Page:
It wasn’t his finest hour.
But on the whole I’ll let him off. He did write a few good ones in mitigation.
Paul McCartney’s Wonderful Christmastime made it to #6 in the UK charts in 1979.
I was surprised that it failed to make the top spot, considering its ubiquity in the retail outlets I’ve visited this year (perhaps I just shop in the wrong places).
John Lennon’s altogether weightier effort, Happy Xmas (War Is Over), reached #4 in 1972, before making it to #2 following the artist’s death in 1980.
And if you’re still in a muddle about which Christmas presents to get this year, perhaps the former Beatles have the solution.
Their autographs are in great demand among nostalgic collectors.
The difference in price is a reflection of the fact that McCartney is still around to sign. Expect the value of his autograph to soar when he takes his final bow.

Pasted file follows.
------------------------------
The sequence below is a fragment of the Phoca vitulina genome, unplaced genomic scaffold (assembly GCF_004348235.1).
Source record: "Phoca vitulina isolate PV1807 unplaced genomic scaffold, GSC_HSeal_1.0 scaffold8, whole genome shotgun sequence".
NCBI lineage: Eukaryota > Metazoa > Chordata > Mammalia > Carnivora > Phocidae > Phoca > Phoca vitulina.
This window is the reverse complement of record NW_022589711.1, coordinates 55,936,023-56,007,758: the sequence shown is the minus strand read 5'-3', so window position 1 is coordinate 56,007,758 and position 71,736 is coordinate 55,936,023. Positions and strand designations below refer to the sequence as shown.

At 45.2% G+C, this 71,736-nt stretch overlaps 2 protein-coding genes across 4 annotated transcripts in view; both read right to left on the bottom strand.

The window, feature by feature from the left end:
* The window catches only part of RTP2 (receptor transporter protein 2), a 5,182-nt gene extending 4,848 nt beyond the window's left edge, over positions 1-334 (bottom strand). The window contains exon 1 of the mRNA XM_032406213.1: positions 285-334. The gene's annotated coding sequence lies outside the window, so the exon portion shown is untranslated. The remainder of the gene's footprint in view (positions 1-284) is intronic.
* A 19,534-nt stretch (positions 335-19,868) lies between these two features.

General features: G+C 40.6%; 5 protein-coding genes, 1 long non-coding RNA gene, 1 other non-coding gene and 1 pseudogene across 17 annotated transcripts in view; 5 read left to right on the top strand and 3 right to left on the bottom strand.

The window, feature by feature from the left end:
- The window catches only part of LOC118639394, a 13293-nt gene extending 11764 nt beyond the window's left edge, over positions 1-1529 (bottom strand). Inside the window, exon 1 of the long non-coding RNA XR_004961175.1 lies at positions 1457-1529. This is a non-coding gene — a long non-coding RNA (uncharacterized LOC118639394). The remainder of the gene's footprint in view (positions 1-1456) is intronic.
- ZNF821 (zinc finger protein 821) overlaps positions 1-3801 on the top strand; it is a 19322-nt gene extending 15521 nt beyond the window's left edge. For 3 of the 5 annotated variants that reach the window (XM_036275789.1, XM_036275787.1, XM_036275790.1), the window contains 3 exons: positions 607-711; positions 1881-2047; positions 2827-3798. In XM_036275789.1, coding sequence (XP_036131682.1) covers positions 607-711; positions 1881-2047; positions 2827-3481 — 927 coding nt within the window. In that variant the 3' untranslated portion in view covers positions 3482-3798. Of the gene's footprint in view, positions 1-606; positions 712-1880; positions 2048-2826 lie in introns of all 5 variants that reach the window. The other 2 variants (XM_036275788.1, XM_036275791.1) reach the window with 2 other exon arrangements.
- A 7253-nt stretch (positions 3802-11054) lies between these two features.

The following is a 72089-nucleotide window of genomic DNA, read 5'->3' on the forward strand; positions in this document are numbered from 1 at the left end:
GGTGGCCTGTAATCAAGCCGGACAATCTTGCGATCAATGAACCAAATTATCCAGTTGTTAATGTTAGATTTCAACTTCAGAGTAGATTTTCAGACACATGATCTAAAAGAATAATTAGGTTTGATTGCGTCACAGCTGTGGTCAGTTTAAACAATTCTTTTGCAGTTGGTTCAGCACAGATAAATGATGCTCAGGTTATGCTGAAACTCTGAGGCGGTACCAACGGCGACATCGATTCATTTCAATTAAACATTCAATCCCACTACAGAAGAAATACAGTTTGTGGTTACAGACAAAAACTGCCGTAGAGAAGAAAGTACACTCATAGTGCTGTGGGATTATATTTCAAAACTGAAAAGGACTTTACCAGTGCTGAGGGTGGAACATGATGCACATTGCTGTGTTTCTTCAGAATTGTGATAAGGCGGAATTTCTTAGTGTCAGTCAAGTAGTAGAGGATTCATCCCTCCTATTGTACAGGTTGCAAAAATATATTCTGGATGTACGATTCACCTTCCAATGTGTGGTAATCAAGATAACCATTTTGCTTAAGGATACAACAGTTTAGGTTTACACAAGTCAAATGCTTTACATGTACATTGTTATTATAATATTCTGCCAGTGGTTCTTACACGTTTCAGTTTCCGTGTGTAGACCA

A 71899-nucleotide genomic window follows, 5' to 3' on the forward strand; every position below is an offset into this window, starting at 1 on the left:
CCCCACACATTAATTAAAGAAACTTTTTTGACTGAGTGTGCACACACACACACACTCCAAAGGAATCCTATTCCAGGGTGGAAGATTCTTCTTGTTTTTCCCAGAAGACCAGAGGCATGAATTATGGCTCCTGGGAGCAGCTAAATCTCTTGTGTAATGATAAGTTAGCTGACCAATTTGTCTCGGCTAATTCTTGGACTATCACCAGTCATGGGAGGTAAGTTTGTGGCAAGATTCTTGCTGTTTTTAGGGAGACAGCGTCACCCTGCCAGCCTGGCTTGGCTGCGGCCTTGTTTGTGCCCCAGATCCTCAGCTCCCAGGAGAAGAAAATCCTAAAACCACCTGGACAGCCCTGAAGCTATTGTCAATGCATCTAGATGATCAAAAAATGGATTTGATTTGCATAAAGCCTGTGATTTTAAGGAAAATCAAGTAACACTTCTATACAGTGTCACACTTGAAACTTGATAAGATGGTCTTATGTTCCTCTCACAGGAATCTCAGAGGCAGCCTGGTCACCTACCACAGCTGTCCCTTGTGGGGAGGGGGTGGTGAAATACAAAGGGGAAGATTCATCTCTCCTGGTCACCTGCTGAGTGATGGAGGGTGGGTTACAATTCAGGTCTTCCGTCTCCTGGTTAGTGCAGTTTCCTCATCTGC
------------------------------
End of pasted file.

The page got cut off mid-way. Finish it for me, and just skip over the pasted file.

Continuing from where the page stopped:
The value of John Lennon’s autograph has risen at the rate of 22.10% pa since 2000.
Paul McCartney’s autograph has witnessed a similar percentage increase since 2000, up 21.57% since 2000.
You, or a loved one, can take advantage of the anticipated continuation of these rises over the coming years by buying today.
But the big question is, if Wonderful Christmastime wasn’t #1 in 1979, what was?
Pink Floyd’s Another Brick in the Wall (Part 2).